Driving through the rolling hills alongside the patchwork fields and muddy edges in the Oxfordshire and Gloucestershire Cotswolds during my recent visit to the UK was both memorable and thought provoking. The unkempt hedgerows, dripping with rose hips and sloes bordered winding roads that lead into quaint hamlets and villages, nestled into misty valleys, and spoke of a time gone by. The honey coloured stone cottages with their mullioned windows and postage stamp gardens dotted around the countryside provide a priceless display of craftsmanship and heritage. Many cottages predate the Industrial revolution and were an opportunity for 18thand 19thcentury artisans to grasp at expression and creativity. These cottages were indeed made by hand; there was simply no competition and these skilled hands continue, post industrialization, as important as ever.
Dry stone walls abound, linking villages to villages, connecting rows of houses and bordering grand estates with their private woodlands. Piles of stones veiled in moss or bracken on the roadside are the only clues that a wall would once have stood proudly, as time and erosion have ravaged these boundaries. While many walls languish in disrepair, dry stone wall training courses and apprenticeships across the four nations (England, Wales, Scotland and Ireland) are currently available ranging from basic construction to high-level craftsmanship, enabling people to acquire the skills to maintain this ancient and valuable tradition. This traditional skill has remained unchanged for centuries and needs preserving. Trained dry stone wallers have many career opportunities today in heritage repair and restoration as well as garden design and conservation. This is far removed from studio craft and yet it is still painstaking work that requires expertise and extensive knowledge about the design, material and tools. Industrialization did not diminish nor make obsolete these skilled craftspeople and they remain just as important today.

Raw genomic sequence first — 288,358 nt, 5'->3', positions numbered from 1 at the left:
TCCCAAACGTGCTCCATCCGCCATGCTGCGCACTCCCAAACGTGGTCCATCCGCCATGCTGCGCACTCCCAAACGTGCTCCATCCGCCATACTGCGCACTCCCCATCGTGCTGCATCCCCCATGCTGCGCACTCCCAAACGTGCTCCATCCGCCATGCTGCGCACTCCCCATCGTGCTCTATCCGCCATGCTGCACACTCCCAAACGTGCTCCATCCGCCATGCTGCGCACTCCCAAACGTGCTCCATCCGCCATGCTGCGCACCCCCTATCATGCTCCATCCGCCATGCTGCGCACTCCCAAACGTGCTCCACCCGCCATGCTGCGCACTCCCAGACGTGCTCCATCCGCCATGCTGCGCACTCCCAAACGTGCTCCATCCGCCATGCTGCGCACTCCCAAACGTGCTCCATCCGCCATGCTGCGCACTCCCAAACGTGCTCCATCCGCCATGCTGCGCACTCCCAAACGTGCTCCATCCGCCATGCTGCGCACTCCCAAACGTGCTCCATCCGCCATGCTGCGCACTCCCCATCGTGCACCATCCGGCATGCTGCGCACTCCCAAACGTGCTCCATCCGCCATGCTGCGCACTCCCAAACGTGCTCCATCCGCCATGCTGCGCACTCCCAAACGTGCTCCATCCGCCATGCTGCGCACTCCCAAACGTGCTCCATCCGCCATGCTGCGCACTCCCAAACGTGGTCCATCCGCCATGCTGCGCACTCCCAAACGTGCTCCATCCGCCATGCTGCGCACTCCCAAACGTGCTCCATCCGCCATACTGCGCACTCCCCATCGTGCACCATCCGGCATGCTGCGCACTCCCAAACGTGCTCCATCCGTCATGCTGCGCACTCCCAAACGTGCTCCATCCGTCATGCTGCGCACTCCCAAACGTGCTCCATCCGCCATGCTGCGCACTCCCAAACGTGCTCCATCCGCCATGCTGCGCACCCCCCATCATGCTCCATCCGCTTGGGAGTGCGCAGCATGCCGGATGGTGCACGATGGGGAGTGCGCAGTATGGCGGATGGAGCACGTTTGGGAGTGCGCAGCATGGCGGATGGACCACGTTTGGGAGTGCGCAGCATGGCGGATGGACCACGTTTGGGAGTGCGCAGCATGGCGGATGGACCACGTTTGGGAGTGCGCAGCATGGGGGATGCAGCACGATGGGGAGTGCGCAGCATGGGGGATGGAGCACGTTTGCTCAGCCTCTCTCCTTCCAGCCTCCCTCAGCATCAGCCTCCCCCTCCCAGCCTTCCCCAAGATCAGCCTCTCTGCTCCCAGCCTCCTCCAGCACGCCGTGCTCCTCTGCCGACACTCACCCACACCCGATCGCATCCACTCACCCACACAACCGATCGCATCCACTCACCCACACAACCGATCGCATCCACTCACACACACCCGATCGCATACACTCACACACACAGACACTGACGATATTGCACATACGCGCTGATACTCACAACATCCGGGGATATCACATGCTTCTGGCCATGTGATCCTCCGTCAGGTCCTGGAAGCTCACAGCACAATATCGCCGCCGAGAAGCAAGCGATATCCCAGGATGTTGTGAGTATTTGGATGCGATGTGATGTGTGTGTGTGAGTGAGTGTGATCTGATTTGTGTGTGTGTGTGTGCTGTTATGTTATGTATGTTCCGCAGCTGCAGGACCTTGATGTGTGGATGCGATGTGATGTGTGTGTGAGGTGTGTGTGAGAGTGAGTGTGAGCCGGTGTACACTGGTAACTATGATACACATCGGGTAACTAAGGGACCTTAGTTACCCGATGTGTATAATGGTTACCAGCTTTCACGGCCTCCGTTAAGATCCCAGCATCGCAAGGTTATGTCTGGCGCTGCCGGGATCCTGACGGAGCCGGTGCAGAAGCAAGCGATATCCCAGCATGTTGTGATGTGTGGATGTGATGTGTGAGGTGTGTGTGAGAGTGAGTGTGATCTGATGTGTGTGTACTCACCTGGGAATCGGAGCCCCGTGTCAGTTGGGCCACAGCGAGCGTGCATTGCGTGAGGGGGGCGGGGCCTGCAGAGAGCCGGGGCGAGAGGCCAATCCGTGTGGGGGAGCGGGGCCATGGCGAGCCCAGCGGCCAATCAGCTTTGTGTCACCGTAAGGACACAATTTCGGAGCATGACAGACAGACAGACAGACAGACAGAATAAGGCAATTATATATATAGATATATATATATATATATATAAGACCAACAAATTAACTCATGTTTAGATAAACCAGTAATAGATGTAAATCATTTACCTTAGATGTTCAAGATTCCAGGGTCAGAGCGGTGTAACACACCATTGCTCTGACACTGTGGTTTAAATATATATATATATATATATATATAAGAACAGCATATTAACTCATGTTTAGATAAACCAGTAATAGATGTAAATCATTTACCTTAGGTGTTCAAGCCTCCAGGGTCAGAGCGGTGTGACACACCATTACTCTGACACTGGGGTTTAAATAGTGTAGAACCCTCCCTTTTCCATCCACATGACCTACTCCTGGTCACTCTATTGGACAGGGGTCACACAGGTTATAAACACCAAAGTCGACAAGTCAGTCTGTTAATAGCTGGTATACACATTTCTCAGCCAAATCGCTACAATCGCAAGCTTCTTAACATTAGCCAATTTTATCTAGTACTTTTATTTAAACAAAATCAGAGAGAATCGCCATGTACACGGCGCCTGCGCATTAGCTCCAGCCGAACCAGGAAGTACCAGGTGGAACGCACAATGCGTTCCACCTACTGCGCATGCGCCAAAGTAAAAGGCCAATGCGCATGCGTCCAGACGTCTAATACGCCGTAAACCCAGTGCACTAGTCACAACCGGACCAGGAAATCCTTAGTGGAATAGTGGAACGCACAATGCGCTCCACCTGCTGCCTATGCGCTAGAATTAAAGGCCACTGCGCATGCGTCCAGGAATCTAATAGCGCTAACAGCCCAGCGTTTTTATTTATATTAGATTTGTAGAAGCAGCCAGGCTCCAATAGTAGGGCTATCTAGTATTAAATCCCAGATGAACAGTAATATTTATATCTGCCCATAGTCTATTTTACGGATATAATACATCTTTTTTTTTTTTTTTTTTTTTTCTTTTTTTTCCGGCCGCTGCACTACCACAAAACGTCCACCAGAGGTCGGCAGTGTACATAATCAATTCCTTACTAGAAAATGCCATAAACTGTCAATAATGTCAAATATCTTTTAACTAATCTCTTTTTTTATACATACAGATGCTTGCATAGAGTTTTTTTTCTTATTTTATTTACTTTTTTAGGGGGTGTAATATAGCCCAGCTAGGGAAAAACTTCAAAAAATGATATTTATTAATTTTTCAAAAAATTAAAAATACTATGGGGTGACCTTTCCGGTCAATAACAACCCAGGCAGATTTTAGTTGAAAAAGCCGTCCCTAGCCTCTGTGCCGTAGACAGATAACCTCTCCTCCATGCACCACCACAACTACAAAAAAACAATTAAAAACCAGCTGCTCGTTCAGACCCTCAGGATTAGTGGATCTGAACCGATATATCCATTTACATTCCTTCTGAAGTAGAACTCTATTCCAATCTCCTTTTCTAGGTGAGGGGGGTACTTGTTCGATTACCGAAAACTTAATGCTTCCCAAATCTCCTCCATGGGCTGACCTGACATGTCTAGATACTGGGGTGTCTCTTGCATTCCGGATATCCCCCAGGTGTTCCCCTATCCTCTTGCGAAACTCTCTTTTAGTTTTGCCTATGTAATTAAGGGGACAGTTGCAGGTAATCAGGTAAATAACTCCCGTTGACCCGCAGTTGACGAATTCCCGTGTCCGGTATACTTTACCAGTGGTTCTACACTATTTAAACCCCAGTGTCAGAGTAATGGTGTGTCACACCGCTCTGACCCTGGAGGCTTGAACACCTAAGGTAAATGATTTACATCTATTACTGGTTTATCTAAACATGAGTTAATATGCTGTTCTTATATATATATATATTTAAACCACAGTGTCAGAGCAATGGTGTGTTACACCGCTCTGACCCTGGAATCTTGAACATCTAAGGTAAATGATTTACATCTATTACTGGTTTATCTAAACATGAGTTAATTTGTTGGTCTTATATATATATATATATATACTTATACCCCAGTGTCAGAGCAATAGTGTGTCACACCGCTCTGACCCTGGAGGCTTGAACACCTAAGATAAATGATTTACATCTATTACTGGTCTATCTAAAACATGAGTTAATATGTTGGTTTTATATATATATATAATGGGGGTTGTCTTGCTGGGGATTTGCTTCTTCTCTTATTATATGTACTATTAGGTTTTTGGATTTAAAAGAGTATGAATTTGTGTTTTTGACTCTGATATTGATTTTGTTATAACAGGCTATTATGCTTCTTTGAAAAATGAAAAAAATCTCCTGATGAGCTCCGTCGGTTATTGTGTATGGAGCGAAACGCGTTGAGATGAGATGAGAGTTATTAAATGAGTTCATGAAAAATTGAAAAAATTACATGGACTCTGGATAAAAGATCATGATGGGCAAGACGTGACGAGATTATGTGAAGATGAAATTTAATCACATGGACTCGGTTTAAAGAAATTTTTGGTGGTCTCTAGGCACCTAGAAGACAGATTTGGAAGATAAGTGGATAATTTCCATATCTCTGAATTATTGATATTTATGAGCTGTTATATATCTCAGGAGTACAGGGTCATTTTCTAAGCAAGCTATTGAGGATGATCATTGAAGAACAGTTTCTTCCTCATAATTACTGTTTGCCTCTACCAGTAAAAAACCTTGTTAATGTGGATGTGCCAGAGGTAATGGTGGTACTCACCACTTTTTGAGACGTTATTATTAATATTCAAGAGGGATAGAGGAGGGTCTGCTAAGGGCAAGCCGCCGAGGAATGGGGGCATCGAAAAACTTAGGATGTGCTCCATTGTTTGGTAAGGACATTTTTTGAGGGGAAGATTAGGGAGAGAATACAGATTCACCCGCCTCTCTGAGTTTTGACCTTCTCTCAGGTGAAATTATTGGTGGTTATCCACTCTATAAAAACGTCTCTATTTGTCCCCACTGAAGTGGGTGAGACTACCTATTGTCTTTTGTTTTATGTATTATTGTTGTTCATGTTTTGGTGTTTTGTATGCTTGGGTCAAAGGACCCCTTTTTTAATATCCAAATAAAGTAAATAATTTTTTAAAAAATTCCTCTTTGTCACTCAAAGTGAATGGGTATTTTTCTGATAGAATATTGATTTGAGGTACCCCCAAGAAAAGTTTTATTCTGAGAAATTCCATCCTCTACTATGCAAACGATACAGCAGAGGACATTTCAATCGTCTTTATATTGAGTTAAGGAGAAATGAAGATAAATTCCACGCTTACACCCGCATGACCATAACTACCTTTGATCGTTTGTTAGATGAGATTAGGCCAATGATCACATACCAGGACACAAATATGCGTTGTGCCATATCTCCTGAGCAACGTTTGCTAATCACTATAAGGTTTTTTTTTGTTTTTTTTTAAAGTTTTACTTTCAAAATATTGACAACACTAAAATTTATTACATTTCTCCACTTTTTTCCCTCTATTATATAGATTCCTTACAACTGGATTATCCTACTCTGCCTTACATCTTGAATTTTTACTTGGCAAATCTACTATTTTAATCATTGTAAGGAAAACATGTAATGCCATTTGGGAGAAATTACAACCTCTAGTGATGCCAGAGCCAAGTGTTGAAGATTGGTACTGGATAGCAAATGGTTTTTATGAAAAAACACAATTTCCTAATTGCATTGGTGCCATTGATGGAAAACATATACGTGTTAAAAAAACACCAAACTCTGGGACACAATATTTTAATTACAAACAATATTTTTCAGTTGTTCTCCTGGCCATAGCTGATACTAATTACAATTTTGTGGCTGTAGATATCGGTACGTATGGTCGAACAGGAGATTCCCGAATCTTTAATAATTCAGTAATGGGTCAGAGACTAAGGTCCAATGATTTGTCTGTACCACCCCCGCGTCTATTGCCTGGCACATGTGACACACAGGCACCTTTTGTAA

Very much a part of the British landscape, the methods vary across different regions. The stones were originally found in the fields as they were cleared for crop farming, but today they are generally quarried locally. Flat stones of specific sizes are selected along with the capstones to be placed atop the completed wall. It is niche work that is greatly valued economically and as a traditional craft it remains part of the rich heritage of rural Britain. Skills such as dry stone walling are a necessity for the present and so we cannot say goodbye to the past but need to carry it forward. Indeed, it is the responsibility of our generation to save this unique skill for the future.